posted on 20/06/19
During our visit to the Archiginnasio (in which the theatre is found), we saw a sign saying ‘Rossini Stabat Mater hall, open by appointment only’ in Italian, which we all took as a challenge to find the relevant person to open it up for us. We found that it was the room in which the Italian première of Rossini’s Stabat Mater took place in 1842. The cornerstone of all Martin Randall Festivals is the union of music and place, and premières are a particular draw as, being well documented, they provide an indelible link between the two. The recreation of a première can be a short-cut to a different era, where the eyes as well as the ears can transport you.
This discovery sparked a chain of questions which are always explored when putting together one of our festivals – most importantly, what sort of musical connections can we find in Bologna? As it turned out, the city has an incredibly rich musical history, predominantly in the teaching of composition, which meant that key figures such as Padre Martini (who taught Mozart and J.C. Bach) and institutions such as the Accademia Filarmonica (alumni include Verdi and Puccini) and the Liceo Musicale (at which Rossini taught) provided an ample springboard for programming and artistic direction.
One of the biggest obstacles with putting together a new festival is not finding spectacular venues in our chosen location, but persuading the owners to let us hold a concert there. Once we have convinced them, and particularly once we have held our exceptional concerts and brought a respectful and interested audience, the path is often much smoother for future requests. The first steps are always the hardest, though. We often struggle to explain exactly what we do for the simple reason that no one else does it – there isn’t a model to use as an example – and, in the case of our European festivals, we are trying to negotiate all of this in a foreign language.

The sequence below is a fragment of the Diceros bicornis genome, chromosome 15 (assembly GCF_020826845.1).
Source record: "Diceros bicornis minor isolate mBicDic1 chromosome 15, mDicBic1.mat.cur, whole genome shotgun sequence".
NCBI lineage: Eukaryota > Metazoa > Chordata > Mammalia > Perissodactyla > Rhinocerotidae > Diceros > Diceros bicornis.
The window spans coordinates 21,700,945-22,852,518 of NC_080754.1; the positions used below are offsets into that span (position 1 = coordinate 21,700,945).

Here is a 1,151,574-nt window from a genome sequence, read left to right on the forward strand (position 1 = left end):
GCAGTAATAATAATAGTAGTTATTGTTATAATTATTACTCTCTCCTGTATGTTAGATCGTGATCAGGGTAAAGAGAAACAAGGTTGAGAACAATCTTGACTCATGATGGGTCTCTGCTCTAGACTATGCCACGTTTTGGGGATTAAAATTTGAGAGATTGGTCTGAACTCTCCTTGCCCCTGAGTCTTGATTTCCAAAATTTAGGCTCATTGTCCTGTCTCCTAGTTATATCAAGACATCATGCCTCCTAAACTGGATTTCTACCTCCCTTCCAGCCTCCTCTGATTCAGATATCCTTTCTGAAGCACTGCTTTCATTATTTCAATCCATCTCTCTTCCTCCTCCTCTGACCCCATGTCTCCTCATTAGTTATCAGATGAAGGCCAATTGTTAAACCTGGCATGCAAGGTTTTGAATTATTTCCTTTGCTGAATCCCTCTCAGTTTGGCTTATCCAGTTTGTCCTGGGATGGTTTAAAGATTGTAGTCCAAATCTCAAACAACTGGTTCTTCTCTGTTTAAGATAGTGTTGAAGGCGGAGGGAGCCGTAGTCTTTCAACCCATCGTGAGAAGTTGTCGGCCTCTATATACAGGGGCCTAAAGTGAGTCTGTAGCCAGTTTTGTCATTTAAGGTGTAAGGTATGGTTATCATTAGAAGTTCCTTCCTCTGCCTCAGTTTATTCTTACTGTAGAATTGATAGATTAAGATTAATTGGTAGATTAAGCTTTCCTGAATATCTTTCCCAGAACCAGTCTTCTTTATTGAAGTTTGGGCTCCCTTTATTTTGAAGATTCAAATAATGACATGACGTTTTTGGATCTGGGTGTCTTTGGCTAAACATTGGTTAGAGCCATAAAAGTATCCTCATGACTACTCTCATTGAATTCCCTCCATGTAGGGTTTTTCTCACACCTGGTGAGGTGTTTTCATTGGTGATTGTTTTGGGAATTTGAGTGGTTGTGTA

These are not public concerts, we don’t sell tickets, they are part of a larger festival with top international musicians for a private audience of stranieri (foreigners), who come for the entire six or seven days and have accommodation, transport, meals etc. organised for them. It would be much easier if we were organising conferences. What often clinches at least the beginnings of consent is our emphatic assertion of matching appropriate music to the venue (particularly important in churches, for example). The fact that we have held concerts in world-famous venues such as the Basilica di San Marco in Venice with world-famous artists also definitely helps.
I was reminded of some of the difficulties we faced for the first 2014 festival when I returned in 2018 for its second edition. The Basilica di San Petronio is wonderfully contradictory in a way that exemplifies the Bolognese personality – it isn’t the cathedral (which is a relatively dull building nearby), but sits in the middle of the main piazza, and is very much the religious heart of the city. It felt important to have a concert there, but churches can be very resistant; they are public buildings (for our private concert), are not motivated by charging a fee like many private institutions, and can be prone to monk-like levels of taciturnity (I can count on one hand the number of priests who both have an email address and check it more than once a year).
Fortunately, we found two connections that gained us access. The organist for the ensemble Odhecaton, with whom we have worked often in Italy, is also the organist for San Petronio; also, we discovered that Charles V was crowned Holy Roman Emperor in San Petronio in 1530, and that Odhecaton could recreate the Incoronation Mass by Gombert for us. Our concert was permitted and the date agreed. Or so we believed until we returned on one of several preparatory visits to Bologna, this one mere months before the festival was due to take place. To our horror, a grumpy priest slowly turned pages of the huge church diary to the date of our concert… where nothing was written, despite multiple emails and phone calls confirming it. Watching over him, we insisted that he swap his pencil for a biro, putting in ink our critical and significant appointment.
Lizzie Watson, Product Development Manager
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